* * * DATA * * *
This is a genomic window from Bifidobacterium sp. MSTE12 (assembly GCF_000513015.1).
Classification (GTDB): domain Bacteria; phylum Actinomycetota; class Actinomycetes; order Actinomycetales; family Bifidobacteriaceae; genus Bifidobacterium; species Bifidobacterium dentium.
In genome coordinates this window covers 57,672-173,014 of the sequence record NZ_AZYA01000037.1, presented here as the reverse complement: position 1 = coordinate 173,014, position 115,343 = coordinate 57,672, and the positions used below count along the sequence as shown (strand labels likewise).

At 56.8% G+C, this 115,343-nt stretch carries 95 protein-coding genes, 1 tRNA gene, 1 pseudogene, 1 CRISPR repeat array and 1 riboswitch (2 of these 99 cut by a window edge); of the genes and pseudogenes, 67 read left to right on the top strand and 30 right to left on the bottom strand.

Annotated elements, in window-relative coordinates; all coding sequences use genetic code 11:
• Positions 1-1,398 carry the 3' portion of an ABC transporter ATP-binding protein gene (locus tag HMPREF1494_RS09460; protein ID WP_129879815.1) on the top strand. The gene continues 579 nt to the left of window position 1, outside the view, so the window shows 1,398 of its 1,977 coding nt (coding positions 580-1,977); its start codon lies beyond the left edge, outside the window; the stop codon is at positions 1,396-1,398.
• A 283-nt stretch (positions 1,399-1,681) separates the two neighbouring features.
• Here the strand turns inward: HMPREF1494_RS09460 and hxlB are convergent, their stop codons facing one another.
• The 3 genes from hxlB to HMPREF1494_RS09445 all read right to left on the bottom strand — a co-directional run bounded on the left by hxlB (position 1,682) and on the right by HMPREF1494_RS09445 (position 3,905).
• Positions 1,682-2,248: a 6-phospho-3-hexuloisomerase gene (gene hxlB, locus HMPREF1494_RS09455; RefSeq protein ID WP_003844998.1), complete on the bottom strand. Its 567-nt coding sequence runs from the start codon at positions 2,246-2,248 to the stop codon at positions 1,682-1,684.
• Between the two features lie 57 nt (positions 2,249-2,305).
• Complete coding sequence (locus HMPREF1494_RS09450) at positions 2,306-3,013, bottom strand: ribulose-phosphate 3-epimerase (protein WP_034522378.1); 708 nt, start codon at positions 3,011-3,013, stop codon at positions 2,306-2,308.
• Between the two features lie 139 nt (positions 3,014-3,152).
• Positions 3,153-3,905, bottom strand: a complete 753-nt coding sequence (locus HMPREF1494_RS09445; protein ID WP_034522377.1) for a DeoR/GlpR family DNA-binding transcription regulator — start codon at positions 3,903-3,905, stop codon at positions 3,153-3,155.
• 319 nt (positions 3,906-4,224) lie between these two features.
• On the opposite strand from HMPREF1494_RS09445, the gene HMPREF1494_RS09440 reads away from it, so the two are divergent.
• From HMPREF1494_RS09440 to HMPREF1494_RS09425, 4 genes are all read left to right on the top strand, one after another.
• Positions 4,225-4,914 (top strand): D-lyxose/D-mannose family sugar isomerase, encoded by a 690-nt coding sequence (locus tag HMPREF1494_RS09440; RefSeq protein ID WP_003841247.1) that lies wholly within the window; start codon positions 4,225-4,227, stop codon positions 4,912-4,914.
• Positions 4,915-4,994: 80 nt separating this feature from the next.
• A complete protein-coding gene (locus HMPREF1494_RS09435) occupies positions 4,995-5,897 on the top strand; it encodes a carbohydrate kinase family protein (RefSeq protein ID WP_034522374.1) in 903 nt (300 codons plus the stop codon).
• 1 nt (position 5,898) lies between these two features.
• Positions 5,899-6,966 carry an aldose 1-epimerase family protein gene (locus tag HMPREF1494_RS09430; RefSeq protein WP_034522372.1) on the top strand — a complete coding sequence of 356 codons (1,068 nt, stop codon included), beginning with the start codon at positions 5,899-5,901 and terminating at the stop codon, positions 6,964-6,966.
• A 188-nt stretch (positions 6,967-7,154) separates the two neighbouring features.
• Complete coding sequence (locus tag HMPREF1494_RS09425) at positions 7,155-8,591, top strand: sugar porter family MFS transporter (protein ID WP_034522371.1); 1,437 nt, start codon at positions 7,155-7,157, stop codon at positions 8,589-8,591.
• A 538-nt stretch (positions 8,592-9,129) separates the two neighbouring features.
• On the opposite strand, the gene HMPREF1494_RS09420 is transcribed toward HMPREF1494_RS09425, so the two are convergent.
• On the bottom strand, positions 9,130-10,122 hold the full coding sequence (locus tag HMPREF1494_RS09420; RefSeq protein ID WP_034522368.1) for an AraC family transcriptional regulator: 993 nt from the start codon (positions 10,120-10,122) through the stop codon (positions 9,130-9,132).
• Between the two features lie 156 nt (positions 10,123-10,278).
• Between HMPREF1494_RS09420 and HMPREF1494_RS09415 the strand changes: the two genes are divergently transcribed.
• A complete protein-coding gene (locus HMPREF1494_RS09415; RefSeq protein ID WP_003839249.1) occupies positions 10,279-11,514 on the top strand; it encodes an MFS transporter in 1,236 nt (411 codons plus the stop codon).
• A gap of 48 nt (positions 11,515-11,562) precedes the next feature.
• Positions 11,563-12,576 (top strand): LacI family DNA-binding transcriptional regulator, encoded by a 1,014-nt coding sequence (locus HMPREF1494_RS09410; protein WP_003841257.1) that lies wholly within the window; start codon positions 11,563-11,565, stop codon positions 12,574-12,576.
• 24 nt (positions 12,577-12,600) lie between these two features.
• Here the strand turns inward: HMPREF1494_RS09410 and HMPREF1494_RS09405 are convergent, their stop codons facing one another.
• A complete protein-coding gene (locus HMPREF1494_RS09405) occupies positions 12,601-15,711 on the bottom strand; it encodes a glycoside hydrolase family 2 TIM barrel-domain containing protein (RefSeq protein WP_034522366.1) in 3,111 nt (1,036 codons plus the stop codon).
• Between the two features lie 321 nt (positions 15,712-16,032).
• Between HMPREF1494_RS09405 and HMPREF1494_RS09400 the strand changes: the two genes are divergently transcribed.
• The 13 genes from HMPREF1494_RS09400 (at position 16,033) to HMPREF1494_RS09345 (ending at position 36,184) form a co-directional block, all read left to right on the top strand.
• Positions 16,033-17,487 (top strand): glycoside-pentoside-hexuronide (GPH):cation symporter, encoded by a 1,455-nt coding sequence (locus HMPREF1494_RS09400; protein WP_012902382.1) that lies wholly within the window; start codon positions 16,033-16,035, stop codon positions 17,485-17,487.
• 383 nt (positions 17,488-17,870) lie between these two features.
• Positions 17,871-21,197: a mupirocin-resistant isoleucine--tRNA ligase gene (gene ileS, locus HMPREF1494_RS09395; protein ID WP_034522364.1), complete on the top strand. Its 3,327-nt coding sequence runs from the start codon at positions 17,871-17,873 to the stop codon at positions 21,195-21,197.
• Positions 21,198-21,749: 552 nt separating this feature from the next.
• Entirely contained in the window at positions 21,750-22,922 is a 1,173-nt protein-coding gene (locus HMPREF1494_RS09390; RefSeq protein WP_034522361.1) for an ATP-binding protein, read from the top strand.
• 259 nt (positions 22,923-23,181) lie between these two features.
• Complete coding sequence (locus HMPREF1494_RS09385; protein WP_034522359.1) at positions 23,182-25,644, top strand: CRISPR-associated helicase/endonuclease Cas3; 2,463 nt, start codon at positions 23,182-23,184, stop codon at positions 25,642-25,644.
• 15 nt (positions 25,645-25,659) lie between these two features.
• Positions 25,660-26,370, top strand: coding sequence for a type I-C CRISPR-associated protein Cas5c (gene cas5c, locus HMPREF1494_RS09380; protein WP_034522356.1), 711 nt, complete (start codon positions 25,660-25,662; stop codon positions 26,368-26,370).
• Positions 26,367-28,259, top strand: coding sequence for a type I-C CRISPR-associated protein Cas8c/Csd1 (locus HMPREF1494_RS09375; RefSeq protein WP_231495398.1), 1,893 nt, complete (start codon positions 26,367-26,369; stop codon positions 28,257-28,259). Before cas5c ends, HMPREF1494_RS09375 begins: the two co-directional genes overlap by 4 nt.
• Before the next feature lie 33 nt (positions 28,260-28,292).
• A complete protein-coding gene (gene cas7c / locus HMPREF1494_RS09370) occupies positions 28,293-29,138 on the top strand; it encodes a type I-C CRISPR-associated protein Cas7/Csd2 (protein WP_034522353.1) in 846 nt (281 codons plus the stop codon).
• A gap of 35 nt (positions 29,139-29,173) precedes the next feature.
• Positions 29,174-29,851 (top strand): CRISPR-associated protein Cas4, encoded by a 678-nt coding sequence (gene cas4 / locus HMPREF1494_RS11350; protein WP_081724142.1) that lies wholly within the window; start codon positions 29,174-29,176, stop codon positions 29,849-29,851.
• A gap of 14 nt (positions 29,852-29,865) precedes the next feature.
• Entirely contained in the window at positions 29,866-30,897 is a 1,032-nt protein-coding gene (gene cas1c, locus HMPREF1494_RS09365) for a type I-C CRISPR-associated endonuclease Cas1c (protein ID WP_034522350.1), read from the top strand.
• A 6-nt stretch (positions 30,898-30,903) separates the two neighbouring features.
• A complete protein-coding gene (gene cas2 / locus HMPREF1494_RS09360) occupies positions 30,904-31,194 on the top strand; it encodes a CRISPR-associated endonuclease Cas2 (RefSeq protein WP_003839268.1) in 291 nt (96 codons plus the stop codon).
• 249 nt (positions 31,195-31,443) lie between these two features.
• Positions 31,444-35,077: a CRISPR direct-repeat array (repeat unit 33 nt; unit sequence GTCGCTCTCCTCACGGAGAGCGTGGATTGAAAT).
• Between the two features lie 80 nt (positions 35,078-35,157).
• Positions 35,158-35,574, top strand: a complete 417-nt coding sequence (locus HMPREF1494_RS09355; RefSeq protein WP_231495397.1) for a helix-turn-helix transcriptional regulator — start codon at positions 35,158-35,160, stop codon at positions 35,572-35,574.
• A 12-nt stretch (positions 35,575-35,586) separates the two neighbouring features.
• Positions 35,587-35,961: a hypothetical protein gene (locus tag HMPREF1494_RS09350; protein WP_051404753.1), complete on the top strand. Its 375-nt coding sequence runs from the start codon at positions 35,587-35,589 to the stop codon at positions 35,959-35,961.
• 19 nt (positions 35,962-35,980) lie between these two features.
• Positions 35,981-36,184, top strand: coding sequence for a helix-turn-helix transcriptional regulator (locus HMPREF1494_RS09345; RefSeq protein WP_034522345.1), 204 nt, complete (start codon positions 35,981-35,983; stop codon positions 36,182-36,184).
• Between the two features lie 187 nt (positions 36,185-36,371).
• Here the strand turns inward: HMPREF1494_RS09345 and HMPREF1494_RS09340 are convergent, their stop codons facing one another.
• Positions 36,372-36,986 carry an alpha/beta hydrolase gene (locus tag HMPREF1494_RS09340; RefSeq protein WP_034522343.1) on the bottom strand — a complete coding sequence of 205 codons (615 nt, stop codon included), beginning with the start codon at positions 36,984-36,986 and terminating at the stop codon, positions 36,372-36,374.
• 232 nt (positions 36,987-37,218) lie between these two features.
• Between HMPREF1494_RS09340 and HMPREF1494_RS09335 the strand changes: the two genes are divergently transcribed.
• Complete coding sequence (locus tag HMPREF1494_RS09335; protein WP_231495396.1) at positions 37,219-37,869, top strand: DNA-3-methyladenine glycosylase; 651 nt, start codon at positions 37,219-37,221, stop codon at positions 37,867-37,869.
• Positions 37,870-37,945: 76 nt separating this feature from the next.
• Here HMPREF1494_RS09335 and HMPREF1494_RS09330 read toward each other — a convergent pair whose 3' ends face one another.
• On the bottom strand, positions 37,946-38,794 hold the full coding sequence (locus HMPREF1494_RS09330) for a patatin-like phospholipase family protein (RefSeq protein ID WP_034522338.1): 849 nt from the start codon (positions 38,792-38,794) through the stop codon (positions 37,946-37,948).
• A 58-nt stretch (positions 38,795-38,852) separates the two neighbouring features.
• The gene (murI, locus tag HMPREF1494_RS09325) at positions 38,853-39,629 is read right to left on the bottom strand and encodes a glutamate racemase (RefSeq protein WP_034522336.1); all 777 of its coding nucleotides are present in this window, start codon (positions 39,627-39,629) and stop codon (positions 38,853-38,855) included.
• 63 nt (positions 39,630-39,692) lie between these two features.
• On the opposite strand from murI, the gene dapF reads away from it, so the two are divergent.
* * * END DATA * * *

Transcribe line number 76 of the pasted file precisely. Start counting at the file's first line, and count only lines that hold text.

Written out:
• 63 nt (positions 39,630-39,692) lie between these two features.